Ask Sarah: Troubleshooting fuel pump issues, console lighting, and removing tar from clear coat
By Sarah Forst
Hi Sarah, I have a 2001 Ford Focus that I bought used 3 years ago. It only has 73,000 miles. At first, it seemed to drive fine though occasionally it would stutter and feel like the engine would cut out. The problem seems to be getting worse now and it actually stalled out on me when I was getting on the freeway the other day- not the best time to lose power! I was able to get to pull over to the side of the road and start it again but it's still spitting and feels like it's not getting any power. Is the engine toast?
Thanks, Derrick S.
My experiences with Ford have been somewhat similar- Found On Road Dead. My first car (1992 Tempo- don't laugh) stalled out in the middle of the ghetto somewhere in San Bernardino, CA. Luckily, I managed to get it going before getting jacked, though I'm more inclined to think those gangbangers just felt sorry for my ride. My sister had a Focus and it died on her way to Vegas- talk about ruining your gambling luck!
|Here's the culprit to your hesitation and stalling problems- the Fuel Delivery Module of your Ford Focus is well known for having issues.|
Alas, there is hope! Your car is most likely experiencing the dreaded but well-documented fuel pump failure of certain models of the 2000-2001 Ford Focus. Because there were so many issues, there is a “safety campaign” 03V-482 that will take care of the problem. What happens is that the fuel pump filter becomes contaminated over time, causing the engine to hesitate, surge, or sputter. Eventually, the contamination blocks the fuel supply completely and the engine stalls out. This typically happens when you have less than a quarter tank of gas or when you're trying to accelerate quickly, uphill, or while turning right. The solution is to completely replace the FDM, or Fuel Delivery Module. You probably never received a letter for this because you are not the original owner. Take it to a Ford dealership – they should be able to handle this for you au gratis. And it's probably not an issue anymore, but my sister needed her fuel pump replaced twice since they installed the original design again after the first one died. I doubt (hope) any of the first (or second) designs are still hanging around a Ford dealership so you shouldn't have that issue.
Sarah, please help me! There is tar or something gooey and black all over the front and bottom half of my car. How can I get this off my paint?
|Pick your detailing poison, from Cleaner Wax and a clay bar to peanut butter and shortening.|
I always love it when DOT fixes a road the half-assed way. Those signs go up advertising fresh chips and oil on the road, as if it's the Daily Special. It almost sounds appetizing right? After the loose gravel spray with some oil, those geniuses seal joints and cracks with lines of “road glue,” or tar. Afterwards, your car is chipped and looks like it got peppered. Get a good bug and tar remover such as Stoner's Tarminator, Meguiars' Gold Class, or PoorBoy's World. You can also use WD-40, Goo Gone, or even peanut butter- just don't go nuts with it if you catch my pun. In fact, anything that is edible oil based can work, so bust out the Crisco, butter, or mayo and have a food fight with your paint. Let it sit for about 30 seconds before wiping clean with a soft microfiber towel. You can also use a clay bar such as Meguirs or Mothers, though a large volume of tar will tear the clay bar apart. A clay bar will also make your paint smooth and glossy, but you should wash the car first and keep the spot wet. All of these treatments work on sap as well. Always polish and apply some wax or paint sealant to the spot you scrubbed afterwards for protection.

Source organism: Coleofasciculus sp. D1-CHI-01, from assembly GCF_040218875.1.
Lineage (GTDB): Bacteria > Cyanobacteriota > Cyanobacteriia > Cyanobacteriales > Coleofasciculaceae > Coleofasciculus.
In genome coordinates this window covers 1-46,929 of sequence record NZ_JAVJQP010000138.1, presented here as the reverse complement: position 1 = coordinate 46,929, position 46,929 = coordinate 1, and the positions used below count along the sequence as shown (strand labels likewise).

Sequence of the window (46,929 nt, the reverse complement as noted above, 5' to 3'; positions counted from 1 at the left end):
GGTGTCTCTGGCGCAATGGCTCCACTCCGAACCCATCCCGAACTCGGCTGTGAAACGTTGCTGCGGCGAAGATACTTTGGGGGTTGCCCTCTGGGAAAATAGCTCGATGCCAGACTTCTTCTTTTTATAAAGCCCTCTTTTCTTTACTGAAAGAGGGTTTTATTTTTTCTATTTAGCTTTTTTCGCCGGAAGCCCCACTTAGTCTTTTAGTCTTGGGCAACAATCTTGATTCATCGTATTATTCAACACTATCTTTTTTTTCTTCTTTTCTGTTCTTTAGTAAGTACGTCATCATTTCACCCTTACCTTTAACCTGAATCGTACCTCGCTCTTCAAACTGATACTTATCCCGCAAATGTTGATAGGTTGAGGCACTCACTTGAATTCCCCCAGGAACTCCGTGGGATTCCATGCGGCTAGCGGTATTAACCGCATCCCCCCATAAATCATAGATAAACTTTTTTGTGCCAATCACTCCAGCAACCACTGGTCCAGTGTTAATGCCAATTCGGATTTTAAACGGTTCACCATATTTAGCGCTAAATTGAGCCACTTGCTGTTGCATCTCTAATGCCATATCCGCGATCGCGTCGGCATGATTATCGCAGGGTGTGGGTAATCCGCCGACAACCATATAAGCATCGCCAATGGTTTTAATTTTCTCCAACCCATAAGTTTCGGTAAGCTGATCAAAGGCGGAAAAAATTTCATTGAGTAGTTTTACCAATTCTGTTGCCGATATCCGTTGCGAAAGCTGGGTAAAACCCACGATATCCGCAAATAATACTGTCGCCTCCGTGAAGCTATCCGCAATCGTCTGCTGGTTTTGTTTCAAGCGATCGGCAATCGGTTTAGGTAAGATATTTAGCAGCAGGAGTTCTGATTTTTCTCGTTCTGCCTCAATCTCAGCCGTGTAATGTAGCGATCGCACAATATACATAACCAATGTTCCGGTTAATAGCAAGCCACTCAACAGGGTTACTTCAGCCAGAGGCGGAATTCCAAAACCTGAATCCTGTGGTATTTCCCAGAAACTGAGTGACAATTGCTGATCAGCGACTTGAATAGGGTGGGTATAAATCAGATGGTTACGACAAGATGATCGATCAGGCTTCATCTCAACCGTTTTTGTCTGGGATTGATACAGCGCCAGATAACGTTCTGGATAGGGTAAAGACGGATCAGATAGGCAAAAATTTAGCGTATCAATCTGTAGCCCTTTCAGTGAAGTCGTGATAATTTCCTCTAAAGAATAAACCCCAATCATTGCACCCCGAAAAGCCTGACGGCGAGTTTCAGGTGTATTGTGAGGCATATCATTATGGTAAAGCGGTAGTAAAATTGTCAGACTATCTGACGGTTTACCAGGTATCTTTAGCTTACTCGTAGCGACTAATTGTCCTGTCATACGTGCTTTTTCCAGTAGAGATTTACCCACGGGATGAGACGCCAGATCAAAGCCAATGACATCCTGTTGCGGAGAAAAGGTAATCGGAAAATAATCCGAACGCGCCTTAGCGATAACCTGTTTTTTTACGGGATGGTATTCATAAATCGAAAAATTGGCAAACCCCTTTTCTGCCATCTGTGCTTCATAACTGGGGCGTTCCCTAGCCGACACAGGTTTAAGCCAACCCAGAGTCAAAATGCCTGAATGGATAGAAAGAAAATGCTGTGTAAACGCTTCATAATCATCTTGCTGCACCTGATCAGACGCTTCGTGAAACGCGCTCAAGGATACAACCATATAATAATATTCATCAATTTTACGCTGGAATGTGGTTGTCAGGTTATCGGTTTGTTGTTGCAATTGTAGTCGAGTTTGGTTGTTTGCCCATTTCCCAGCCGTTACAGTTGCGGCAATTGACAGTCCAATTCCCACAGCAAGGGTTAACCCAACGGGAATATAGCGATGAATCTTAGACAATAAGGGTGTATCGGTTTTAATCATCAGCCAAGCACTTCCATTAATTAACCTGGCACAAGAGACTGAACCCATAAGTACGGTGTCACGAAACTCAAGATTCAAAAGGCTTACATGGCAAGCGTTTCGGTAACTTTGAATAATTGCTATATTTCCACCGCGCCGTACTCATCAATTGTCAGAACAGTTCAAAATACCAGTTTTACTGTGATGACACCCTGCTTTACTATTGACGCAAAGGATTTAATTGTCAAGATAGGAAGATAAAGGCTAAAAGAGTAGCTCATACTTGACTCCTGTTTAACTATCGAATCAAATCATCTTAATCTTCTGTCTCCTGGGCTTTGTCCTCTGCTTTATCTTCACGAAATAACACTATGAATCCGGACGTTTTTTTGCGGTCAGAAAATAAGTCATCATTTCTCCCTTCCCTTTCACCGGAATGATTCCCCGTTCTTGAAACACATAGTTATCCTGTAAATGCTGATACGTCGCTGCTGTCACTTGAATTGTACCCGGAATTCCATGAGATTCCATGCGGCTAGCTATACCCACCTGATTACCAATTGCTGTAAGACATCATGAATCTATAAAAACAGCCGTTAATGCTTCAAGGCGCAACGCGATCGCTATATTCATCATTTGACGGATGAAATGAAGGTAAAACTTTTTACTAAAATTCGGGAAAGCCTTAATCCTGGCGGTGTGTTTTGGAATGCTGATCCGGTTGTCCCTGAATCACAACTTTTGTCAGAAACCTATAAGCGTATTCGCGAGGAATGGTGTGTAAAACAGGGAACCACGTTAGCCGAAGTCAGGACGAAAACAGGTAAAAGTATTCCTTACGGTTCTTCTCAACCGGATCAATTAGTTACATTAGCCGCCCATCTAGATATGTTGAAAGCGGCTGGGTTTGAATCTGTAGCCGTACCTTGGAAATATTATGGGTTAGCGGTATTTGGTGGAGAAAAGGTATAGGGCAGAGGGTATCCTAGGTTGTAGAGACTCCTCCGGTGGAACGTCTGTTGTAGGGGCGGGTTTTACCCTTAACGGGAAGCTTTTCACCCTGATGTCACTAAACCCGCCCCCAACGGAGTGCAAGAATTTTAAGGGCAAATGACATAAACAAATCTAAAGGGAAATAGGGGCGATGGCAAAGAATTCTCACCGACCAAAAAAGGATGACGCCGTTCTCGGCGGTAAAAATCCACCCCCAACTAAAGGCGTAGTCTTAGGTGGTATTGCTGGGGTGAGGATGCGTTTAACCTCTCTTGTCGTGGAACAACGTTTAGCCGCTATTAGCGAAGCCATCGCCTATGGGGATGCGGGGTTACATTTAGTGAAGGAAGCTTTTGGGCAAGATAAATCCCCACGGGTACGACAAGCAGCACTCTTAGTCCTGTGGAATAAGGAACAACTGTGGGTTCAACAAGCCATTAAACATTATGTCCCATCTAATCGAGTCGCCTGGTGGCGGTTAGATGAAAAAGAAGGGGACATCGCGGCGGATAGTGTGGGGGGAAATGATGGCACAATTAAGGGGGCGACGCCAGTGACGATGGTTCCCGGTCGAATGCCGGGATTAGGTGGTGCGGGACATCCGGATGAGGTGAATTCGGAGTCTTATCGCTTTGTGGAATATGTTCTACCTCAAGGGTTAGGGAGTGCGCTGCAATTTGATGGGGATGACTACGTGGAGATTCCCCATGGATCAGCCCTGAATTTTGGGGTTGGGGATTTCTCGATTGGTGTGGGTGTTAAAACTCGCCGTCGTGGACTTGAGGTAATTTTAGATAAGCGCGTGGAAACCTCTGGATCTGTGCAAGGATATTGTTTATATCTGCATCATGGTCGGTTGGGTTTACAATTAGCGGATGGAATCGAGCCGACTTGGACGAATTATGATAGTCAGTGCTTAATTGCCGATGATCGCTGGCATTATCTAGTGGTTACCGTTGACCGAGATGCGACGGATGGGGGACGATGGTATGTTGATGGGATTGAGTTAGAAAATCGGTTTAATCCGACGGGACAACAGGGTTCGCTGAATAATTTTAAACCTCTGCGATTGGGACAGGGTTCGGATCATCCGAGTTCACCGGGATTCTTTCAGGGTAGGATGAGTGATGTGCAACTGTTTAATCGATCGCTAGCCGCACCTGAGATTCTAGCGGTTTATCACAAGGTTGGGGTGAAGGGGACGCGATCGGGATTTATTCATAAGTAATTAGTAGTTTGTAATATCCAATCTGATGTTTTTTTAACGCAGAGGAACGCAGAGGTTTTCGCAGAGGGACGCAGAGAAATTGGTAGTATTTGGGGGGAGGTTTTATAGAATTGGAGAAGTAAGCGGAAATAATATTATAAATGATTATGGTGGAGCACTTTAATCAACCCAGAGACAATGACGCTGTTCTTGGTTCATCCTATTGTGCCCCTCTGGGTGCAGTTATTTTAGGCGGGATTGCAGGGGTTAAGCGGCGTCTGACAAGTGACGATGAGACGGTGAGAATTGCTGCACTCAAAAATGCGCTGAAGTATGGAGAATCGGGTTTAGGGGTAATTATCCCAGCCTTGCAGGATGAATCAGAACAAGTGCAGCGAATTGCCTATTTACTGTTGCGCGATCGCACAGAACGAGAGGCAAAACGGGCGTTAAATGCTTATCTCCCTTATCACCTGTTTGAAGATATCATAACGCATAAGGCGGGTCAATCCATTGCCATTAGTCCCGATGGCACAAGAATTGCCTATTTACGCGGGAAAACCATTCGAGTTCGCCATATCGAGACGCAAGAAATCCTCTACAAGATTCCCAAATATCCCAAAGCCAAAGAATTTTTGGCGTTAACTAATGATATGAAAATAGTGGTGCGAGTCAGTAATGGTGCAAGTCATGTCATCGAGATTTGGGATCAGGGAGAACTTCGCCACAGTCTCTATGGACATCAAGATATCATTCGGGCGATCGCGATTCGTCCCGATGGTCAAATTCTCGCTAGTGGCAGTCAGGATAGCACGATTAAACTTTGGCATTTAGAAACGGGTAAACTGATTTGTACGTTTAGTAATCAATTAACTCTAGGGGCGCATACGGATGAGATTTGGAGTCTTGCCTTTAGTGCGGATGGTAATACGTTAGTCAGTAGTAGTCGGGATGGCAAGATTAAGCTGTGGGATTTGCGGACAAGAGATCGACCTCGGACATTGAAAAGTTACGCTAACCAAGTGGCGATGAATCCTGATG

Hi Sarah, I bought a 2009 370z and I love it!!! My question is about the internal illumination. It is the standard auto version so no navigation system, etc. The temperature controls (aside from the little yellow LED in the center), gear control (*auto), steering wheel controls and even all the buttons around the stereo do not illuminate, which makes it a little cumbersome during night driving. Is this a design flaw or are the electrics in my car faulty?
|The 370Z dashboard is configured a little like a cockpit. I really like the orange!||The instrument brightness control switches are located on the right side of the dashboard, near the speedometer.|
The instrument brightness control switch is located on the top right of the dashboard gauge panel. It controls the brightness when the headlights are ON or in AUTO mode. You can push the upper (A) or lower (B) switches to brighten or dim the instrument panel lights. If that's not it, check the fuses in the fuse box located next to your left knee when sitting in the driver's seat. There is a diagram on the fuse box cover. Make sure none of them are blown and they're all installed correctly. And if that's also not the problem, you can pull out the console and check that all the pins on the wiring harness are connected correctly and getting a signal. I didn't see any TSB related to this problem, but some of these wiring harnesses in Nissans have been known to have a short in the wiring that causes the controls to no longer light up. You didn't say whether you've installed a new head unit, in which case you might need to troubleshoot yourself. But if it's still equipped with the stock radio, this type of thing should be covered by your warranty so you can have the dealership do the dirty work.
Got a difficult tech question? Email Sarah at firstname.lastname@example.org